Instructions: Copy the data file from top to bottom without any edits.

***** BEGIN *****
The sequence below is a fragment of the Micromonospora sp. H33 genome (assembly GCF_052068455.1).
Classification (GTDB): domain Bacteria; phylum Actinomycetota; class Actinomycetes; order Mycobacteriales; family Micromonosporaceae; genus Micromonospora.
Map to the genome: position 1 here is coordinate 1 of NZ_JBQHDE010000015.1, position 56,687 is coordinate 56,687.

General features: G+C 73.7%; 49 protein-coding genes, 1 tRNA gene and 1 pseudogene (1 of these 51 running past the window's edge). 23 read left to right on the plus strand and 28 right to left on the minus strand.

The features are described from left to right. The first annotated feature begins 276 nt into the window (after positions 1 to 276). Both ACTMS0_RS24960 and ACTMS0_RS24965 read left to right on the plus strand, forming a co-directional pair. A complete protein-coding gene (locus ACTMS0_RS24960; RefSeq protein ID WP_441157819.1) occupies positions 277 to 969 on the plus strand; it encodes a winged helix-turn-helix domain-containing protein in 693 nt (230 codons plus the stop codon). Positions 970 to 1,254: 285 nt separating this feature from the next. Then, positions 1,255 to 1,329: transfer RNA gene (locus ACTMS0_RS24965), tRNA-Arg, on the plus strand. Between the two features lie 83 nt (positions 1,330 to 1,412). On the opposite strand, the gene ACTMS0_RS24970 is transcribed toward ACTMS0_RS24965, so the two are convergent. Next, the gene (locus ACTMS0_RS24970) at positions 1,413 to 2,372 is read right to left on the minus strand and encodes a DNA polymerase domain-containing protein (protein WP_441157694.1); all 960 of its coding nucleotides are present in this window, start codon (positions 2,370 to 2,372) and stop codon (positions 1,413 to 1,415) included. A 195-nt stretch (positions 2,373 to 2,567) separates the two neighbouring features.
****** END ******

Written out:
The sequence below is a fragment of the Micromonospora sp. H33 genome (assembly GCF_052068455.1).
Classification (GTDB): domain Bacteria; phylum Actinomycetota; class Actinomycetes; order Mycobacteriales; family Micromonosporaceae; genus Micromonospora.
Map to the genome: position 1 here is coordinate 1 of NZ_JBQHDE010000015.1, position 56,687 is coordinate 56,687.

General features: G+C 73.7%; 49 protein-coding genes, 1 tRNA gene and 1 pseudogene (1 of these 51 running past the window's edge). 23 read left to right on the plus strand and 28 right to left on the minus strand.

The features are described from left to right. The first annotated feature begins 276 nt into the window (after positions 1 to 276). Both ACTMS0_RS24960 and ACTMS0_RS24965 read left to right on the plus strand, forming a co-directional pair. A complete protein-coding gene (locus ACTMS0_RS24960; RefSeq protein ID WP_441157819.1) occupies positions 277 to 969 on the plus strand; it encodes a winged helix-turn-helix domain-containing protein in 693 nt (230 codons plus the stop codon). Positions 970 to 1,254: 285 nt separating this feature from the next. Then, positions 1,255 to 1,329: transfer RNA gene (locus ACTMS0_RS24965), tRNA-Arg, on the plus strand. Between the two features lie 83 nt (positions 1,330 to 1,412). On the opposite strand, the gene ACTMS0_RS24970 is transcribed toward ACTMS0_RS24965, so the two are convergent. Next, the gene (locus ACTMS0_RS24970) at positions 1,413 to 2,372 is read right to left on the minus strand and encodes a DNA polymerase domain-containing protein (protein WP_441157694.1); all 960 of its coding nucleotides are present in this window, start codon (positions 2,370 to 2,372) and stop codon (positions 1,413 to 1,415) included. A 195-nt stretch (positions 2,373 to 2,567) separates the two neighbouring features.